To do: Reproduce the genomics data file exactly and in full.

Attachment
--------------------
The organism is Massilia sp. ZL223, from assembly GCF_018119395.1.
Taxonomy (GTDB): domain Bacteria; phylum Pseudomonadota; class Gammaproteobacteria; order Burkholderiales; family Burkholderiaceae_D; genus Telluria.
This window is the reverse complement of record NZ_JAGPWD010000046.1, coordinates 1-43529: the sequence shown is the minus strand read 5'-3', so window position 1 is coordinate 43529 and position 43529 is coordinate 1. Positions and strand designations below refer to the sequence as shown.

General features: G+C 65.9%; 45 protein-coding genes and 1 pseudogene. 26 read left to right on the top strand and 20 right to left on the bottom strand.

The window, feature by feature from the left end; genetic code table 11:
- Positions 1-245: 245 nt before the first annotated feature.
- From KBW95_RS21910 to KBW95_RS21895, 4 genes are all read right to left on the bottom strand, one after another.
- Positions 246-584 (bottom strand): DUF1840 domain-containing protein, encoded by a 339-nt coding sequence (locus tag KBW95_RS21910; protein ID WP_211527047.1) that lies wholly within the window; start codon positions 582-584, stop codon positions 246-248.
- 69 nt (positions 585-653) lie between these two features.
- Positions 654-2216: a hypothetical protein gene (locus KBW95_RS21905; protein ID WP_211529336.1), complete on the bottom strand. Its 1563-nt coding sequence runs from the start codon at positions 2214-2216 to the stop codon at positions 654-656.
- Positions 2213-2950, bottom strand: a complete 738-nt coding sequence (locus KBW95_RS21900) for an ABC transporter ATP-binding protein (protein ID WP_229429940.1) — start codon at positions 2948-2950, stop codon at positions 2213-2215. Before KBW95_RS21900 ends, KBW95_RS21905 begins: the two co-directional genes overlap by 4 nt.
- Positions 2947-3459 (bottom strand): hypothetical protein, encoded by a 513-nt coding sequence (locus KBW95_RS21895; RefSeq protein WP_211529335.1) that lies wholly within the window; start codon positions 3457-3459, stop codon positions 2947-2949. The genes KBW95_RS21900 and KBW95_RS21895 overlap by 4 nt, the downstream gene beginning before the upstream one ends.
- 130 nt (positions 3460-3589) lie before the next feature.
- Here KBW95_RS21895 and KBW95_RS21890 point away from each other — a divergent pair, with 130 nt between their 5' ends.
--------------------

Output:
The organism is Massilia sp. ZL223, from assembly GCF_018119395.1.
Taxonomy (GTDB): domain Bacteria; phylum Pseudomonadota; class Gammaproteobacteria; order Burkholderiales; family Burkholderiaceae_D; genus Telluria.
This window is the reverse complement of record NZ_JAGPWD010000046.1, coordinates 1-43529: the sequence shown is the minus strand read 5'-3', so window position 1 is coordinate 43529 and position 43529 is coordinate 1. Positions and strand designations below refer to the sequence as shown.

General features: G+C 65.9%; 45 protein-coding genes and 1 pseudogene. 26 read left to right on the top strand and 20 right to left on the bottom strand.

The window, feature by feature from the left end; genetic code table 11:
- Positions 1-245: 245 nt before the first annotated feature.
- From KBW95_RS21910 to KBW95_RS21895, 4 genes are all read right to left on the bottom strand, one after another.
- Positions 246-584 (bottom strand): DUF1840 domain-containing protein, encoded by a 339-nt coding sequence (locus tag KBW95_RS21910; protein ID WP_211527047.1) that lies wholly within the window; start codon positions 582-584, stop codon positions 246-248.
- 69 nt (positions 585-653) lie between these two features.
- Positions 654-2216: a hypothetical protein gene (locus KBW95_RS21905; protein ID WP_211529336.1), complete on the bottom strand. Its 1563-nt coding sequence runs from the start codon at positions 2214-2216 to the stop codon at positions 654-656.
- Positions 2213-2950, bottom strand: a complete 738-nt coding sequence (locus KBW95_RS21900) for an ABC transporter ATP-binding protein (protein ID WP_229429940.1) — start codon at positions 2948-2950, stop codon at positions 2213-2215. Before KBW95_RS21900 ends, KBW95_RS21905 begins: the two co-directional genes overlap by 4 nt.
- Positions 2947-3459 (bottom strand): hypothetical protein, encoded by a 513-nt coding sequence (locus KBW95_RS21895; RefSeq protein WP_211529335.1) that lies wholly within the window; start codon positions 3457-3459, stop codon positions 2947-2949. The genes KBW95_RS21900 and KBW95_RS21895 overlap by 4 nt, the downstream gene beginning before the upstream one ends.
- 130 nt (positions 3460-3589) lie before the next feature.
- Here KBW95_RS21895 and KBW95_RS21890 point away from each other — a divergent pair, with 130 nt between their 5' ends.